Chief Rabbi Jonathan Sacks’s “refutation” of atheism and the naturalistic fallacy

Writing about the Chief Rabbi’s recent attack on atheism has led me to reading more of his writings. His article in The Times from 2010, proposing a “refutation” of the “New Atheists”, is not recent, but it reveals so clearly a flaw common in religious thought that it is worth a rebuttal.

The religious often accuse atheists of their own worst faults. For any biases or misunderstandings that are common among the religious, one can be sure that they will attribute the very same to atheists. And, as I said in my previous post on Rabbi Sacks, the religious are suckers for the naturalistic fallacy. They readily leap from “this is the case” to “it must be good that this is the case”.

Indeed, Abrahamic theology requires them to make the leap, since they believe in a god that is omni-good, omni-wise and omni-capable; thus anything and everything must be their god’s will, and thus it must be good. Much theology is an exercise in scheming up reasons why a good god would have created the universe as we see it.

So steeped are the religious in this way of thinking that they attribute the same to atheists and scientists. If, for example, they see Dawkins arguing that genes are selfish, they interpret him as lauding selfishness as a good thing. If they see Dawkins writing that our surrounding universe is one of “blind, pitiless indifference” they then regard atheism as heartless and nihilistic. They do not draw the conclusion that humanist atheists actually draw, that since there are no gods to look out for us, then humans need to look out for each other. To the religious, human morals and empathy could not arise from humanity, but can only exist as an echo of a much greater love and morality embodied in a god.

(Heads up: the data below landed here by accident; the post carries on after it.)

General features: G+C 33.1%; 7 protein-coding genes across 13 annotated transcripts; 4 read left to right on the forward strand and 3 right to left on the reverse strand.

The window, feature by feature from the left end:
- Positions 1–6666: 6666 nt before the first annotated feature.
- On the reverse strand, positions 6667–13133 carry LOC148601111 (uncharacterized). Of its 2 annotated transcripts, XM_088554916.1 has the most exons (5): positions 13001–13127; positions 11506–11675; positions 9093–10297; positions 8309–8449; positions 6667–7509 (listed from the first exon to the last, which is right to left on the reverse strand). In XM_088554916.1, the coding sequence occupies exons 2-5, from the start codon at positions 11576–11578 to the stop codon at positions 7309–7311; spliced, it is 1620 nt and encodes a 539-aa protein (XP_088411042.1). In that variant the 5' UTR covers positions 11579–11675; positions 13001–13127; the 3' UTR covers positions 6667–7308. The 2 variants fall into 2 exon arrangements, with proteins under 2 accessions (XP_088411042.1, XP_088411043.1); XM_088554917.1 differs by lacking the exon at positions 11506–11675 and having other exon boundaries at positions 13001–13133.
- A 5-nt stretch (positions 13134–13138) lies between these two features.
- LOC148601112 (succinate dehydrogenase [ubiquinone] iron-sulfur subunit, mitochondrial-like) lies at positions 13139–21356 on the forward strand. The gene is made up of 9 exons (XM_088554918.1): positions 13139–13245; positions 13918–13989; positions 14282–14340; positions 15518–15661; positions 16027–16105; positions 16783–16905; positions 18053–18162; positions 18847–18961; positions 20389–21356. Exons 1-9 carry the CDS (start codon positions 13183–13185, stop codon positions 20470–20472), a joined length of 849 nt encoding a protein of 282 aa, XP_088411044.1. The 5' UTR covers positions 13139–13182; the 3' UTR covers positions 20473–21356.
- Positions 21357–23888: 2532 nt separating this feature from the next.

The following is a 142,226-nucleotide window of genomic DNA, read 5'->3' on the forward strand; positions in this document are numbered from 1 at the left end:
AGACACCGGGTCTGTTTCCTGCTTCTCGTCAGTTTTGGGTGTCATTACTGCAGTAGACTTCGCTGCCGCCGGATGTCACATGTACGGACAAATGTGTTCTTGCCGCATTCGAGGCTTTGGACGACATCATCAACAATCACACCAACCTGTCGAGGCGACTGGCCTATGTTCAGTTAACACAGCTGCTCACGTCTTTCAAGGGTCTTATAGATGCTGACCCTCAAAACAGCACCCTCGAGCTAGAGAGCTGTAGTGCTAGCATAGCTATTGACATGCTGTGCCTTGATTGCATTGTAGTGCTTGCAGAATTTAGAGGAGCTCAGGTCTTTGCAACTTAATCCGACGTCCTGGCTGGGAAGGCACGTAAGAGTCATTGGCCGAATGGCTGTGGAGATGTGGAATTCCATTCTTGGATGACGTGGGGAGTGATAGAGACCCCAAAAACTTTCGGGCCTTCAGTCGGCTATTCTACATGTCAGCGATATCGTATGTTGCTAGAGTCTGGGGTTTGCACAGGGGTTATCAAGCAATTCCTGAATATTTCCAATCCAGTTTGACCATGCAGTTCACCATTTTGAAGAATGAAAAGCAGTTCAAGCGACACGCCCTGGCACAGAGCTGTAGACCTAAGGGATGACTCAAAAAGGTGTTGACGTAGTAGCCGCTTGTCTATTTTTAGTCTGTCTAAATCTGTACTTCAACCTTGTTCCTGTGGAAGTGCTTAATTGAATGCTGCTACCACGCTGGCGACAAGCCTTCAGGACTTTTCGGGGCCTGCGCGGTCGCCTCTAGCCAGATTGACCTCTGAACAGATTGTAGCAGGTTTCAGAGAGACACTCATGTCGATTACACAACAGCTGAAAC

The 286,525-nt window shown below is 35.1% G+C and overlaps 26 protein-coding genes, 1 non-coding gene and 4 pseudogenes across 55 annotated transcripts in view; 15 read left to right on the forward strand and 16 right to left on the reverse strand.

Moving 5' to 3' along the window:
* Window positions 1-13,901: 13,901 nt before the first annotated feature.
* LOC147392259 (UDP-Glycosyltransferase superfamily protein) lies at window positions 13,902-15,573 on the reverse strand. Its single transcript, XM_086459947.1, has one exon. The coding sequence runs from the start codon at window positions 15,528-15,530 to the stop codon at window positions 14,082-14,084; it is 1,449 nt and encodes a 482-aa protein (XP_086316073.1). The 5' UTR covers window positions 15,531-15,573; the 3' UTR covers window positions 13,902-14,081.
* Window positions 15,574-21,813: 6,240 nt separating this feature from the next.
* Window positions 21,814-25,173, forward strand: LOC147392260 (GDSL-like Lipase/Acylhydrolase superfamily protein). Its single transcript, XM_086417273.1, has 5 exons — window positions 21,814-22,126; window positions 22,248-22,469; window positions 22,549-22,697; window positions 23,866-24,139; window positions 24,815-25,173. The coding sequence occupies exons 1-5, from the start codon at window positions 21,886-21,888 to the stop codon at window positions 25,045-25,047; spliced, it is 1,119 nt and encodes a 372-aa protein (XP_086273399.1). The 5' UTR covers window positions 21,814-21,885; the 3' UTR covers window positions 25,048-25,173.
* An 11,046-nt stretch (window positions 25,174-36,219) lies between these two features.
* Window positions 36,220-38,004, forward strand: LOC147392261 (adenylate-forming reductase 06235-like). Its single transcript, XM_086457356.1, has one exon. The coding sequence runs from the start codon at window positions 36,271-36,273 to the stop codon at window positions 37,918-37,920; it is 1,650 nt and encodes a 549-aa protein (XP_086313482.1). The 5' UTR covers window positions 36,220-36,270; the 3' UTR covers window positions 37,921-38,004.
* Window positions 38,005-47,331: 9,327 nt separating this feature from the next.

So to Rabbi Sacks’s “refutation” of atheism, which he regards as “worth genuine reflection”. It goes like this:

The first point: if you are a Darwinian, what matters is reproductive success. The rest is mere froth. Forget God, faith and the other relics of a believing age. We are here to pass on our genetic heritage to the next generation. A person is just a gene’s way of making another gene. The bottom line is reproduction.

From there he notes that the most secular countries (such as Europe) have lower birth-rates, whereas more religious countries have higher birth-rates. This he sees as a contradiction to the Darwinian imperative, and thus as a “refutation” of “new atheism”, which he regards as “based on neo-Darwinism”. He says that atheists should want as any people as possible to be religious, since that would increase birth rates.

Rabbi Sacks with Benedict

Perhaps Rabbi Sacks has some inkling of his glaring error, since he follows this by saying: “This sounds like an intellectual joke, and so it is”, though he then insists that “at its heart … is a serious proposition”.